While much of the world has been reeling from catastrophic floods this year, much of the US has been suffering through an extended drought. The US government signaled the severity of the situation on Aug. 16 when it announced it would be curtailing water deliveries from the Colorado River due to record-low water levels in the Lake Powell reservoir in Utah. The move will affect millions of people, farms and businesses in the western United States.
“This is the worst 14-year drought period in the last hundred years,” Larry Walkoviak, an official with the US Bureau of Reclamation, said in a statement.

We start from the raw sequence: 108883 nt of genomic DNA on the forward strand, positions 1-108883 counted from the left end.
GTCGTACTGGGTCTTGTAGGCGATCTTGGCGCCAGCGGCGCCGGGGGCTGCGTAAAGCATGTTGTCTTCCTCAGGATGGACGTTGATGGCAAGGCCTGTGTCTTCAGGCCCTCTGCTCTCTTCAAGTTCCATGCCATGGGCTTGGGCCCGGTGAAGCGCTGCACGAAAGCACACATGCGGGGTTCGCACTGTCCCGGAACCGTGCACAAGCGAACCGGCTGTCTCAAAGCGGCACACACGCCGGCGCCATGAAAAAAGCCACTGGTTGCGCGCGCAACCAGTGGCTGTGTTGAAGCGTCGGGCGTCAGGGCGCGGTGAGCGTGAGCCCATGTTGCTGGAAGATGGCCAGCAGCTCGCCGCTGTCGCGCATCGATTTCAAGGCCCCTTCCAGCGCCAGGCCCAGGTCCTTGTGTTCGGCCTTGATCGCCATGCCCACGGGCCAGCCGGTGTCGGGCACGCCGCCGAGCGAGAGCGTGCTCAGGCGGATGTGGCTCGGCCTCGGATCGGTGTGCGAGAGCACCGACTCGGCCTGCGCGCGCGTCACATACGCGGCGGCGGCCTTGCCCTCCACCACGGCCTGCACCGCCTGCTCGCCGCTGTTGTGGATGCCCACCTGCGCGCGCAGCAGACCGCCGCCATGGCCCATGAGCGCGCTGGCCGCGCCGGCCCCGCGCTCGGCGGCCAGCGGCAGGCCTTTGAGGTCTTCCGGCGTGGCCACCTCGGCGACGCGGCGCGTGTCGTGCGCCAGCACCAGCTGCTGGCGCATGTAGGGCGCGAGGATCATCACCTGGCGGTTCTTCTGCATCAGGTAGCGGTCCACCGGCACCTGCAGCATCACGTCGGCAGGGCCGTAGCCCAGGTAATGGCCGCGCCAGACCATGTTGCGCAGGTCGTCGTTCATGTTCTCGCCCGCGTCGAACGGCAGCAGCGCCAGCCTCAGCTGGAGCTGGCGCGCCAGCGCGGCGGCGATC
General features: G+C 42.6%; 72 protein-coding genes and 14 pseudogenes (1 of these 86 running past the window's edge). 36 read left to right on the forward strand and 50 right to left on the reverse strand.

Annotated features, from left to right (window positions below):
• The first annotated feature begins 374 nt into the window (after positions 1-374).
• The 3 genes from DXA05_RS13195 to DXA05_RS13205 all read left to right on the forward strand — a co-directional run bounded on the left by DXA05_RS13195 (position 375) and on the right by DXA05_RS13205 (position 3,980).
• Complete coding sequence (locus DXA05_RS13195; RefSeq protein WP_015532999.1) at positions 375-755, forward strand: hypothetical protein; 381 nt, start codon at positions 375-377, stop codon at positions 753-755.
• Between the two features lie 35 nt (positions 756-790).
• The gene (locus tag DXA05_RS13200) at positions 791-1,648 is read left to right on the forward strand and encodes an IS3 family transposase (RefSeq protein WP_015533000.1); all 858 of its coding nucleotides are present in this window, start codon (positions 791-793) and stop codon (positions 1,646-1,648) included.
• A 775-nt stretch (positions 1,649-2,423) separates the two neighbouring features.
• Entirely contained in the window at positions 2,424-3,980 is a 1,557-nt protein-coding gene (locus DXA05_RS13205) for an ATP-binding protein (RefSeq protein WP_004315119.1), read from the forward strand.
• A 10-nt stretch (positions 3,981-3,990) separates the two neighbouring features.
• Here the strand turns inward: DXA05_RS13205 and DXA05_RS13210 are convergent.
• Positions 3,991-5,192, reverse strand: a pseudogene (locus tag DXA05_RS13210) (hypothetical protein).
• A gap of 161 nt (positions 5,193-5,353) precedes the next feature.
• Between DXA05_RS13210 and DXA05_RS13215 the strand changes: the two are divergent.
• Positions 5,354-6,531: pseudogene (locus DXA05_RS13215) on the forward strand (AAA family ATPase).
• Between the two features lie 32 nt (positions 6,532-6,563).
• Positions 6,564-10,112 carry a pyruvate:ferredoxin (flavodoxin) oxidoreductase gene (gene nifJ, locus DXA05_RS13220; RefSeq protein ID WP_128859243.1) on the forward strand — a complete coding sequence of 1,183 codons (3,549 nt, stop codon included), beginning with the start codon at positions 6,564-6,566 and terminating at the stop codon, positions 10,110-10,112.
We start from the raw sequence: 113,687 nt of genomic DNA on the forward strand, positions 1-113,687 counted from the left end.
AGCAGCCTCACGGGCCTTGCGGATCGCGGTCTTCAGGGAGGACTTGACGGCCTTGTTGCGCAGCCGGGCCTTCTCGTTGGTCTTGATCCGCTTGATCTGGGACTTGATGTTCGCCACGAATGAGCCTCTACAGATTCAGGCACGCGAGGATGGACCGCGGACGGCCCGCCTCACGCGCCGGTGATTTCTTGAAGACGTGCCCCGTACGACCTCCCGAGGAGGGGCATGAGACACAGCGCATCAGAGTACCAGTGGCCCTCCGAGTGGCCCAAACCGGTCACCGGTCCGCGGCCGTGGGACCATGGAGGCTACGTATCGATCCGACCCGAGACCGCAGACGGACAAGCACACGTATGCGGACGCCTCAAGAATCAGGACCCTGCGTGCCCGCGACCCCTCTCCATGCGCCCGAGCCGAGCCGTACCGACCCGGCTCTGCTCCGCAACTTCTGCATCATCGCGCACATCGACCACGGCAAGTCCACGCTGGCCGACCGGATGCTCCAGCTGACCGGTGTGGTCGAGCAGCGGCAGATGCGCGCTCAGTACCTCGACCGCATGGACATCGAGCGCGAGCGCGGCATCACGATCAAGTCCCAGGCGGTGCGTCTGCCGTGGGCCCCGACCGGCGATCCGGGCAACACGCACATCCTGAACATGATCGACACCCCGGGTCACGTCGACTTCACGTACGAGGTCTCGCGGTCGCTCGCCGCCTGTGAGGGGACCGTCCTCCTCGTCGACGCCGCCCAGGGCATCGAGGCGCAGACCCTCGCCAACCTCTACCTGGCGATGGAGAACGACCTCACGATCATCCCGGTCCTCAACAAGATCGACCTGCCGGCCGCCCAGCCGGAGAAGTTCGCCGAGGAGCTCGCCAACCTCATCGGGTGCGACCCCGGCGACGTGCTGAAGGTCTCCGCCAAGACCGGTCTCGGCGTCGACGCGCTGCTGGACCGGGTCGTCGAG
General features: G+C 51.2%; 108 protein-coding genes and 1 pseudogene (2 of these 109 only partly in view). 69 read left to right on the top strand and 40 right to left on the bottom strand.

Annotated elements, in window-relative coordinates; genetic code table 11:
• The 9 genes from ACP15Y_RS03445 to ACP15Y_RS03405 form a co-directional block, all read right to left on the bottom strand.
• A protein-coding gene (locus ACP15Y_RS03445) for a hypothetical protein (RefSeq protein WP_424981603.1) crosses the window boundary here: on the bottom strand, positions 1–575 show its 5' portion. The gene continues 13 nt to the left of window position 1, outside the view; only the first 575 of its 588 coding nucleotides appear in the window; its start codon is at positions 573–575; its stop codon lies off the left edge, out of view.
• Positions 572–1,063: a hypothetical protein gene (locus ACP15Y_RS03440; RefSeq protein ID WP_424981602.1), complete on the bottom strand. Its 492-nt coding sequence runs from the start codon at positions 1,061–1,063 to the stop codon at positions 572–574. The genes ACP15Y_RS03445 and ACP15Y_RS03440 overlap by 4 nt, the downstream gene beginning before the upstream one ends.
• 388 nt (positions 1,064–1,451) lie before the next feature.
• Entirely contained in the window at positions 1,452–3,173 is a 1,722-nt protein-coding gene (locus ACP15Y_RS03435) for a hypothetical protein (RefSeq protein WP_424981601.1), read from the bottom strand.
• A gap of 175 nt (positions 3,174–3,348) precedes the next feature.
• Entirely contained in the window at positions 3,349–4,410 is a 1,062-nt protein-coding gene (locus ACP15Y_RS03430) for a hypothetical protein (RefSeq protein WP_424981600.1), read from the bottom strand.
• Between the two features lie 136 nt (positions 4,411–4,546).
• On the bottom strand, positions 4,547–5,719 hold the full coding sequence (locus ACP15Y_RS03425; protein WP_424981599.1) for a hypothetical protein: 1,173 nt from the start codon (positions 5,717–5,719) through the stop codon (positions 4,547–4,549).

Shutting off the spigot grabs people’s attention but it belies an equally weighty if little-noticed dilemma: As climate change dries up water sources, the remaining infrastructure to deliver water is breaking down. According to a new report from Ceres, the Boston-based nonprofit that promotes corporate sustainability, the price tag to modernize pipes, pumping stations and other water infrastructure in the US will reach $300 billion by 2030.
But budget-stressed municipalities, which operate most of the water systems in the US, face a conundrum. Customers’ bills are based on how much water they use. But thanks to low-flow toilets and other water-efficient appliances, as well as successful efforts to promote conservation, revenues are dropping as customers use less water. That means less money to finance much-needed improvements to the water delivery system.